Baltimore bird-watching has rarely been more fun - or more awful. The differences between ravens and orioles have become increasingly apparent: While one species is threatened, the other is threatening, particularly to the health of opposing quarterbacks.
With one week left in Major League Baseball's regular season (Baltimore fans may have forgotten, but October brings something called the "playoffs"), the Orioles appear destined for a 100-loss season and perhaps their worst finish in two decades.
The plight of a baseball fan in Baltimore is not unlike that of the beltway motorist who pauses to watch the aftermath of some dreadful collision. The chief difference is that Orioles ticket-holders and cable television subscribers paid to see the unhappy spectacle.
Last weekend's sweep by the Cleveland Indians, a team for whom winning is usually a rarity on par with affordable health insurance and ethical Wall Street financiers, may have produced the most exquisite pain to date. One hesitates to call it a "new low" chiefly because such lows are nothing new: A Google search of the terms "new low" and "Baltimore Orioles" produces 257,000 hits, which is only slightly more than the team's starting pitchers have surrendered to opposing players.
What makes the experience truly bizarre, however, is that the Ravens are simultaneously dominating opponents as badly as the Orioles are being humiliated. Some sportswriters have ventured so far as to rank them at the top of the National Football League, an honor that carries no weight but is a comfort to local sports fans just the same.
On the same day Cleveland's baseball team was pounding the Orioles, its football team was getting stuffed by Baltimore's. On Sunday, the Ravens beat the Browns 34-3 to remain one of only seven undefeated NFL teams, with one of the league's most talented franchises (particularly with a video camera), the New England Patriots, next up in the pounding order.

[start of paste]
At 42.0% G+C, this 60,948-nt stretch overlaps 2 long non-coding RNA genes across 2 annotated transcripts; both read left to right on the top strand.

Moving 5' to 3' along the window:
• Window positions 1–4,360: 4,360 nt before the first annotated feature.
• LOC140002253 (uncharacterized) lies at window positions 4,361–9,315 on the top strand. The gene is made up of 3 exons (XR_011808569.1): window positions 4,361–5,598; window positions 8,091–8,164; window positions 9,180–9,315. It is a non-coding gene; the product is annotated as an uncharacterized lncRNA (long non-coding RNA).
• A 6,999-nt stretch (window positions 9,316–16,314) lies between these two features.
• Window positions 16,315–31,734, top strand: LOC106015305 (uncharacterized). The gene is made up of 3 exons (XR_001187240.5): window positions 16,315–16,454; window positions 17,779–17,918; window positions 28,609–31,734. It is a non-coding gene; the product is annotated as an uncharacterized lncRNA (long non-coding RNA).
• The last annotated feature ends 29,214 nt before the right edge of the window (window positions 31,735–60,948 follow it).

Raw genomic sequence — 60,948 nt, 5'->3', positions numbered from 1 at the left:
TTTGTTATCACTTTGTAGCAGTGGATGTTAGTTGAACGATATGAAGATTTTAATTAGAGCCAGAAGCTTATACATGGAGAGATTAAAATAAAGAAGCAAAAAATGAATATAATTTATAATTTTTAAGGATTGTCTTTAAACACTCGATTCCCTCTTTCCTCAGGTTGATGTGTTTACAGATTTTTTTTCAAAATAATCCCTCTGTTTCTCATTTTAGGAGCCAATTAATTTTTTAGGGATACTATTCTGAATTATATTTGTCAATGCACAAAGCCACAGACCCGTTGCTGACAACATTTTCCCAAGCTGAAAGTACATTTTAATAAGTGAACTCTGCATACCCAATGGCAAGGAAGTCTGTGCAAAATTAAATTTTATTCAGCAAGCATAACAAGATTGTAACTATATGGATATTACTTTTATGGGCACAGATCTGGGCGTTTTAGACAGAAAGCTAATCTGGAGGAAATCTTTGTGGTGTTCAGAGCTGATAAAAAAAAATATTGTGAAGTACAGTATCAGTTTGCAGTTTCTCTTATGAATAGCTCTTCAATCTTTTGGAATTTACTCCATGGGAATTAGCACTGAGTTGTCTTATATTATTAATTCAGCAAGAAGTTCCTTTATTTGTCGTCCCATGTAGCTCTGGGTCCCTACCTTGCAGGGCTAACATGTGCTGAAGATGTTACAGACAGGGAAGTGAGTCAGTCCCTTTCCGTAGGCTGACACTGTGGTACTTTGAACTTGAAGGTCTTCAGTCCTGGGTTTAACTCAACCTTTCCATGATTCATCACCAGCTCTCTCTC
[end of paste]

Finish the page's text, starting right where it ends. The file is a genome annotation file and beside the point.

The dichotomy is not unlike winning the lottery while getting your home repossessed. Is Baltimore the envy of the sports nation or the laughingstock? Clearly not the latter, as the Washington Redskins' loss to the Detroit Lions, the team that went 0-for-2008, combined with the worst-in-baseball record of the Washington Nationals gives the nation's capital undisputed claim to that title.
The Ravens season has just begun, but if they continue to be successful, credit must be given not only to the players, coaches and owner but to an NFL establishment that embraced revenue sharing and a salary cap. Football teams compete on a fairly even playing field as a result.
With a long-standing antitrust exemption to hide behind, baseball owners are unlikely to pursue the same strategy, as it would mean ruffling too many feathers in their big-market nests. That makes it tough for small- and medium-market franchises like the Orioles to soar. Some exceptional teams no doubt will (the Detroit Tigers being this year's example), but the payroll differential makes it virtually impossible to do so with big-name free agents.
In the meantime, Baltimoreans can simply be happy that Ravens victories dull the pain of another lost baseball season. The quickest relief for a summer at the bottom of the pecking order is an autumn at the top.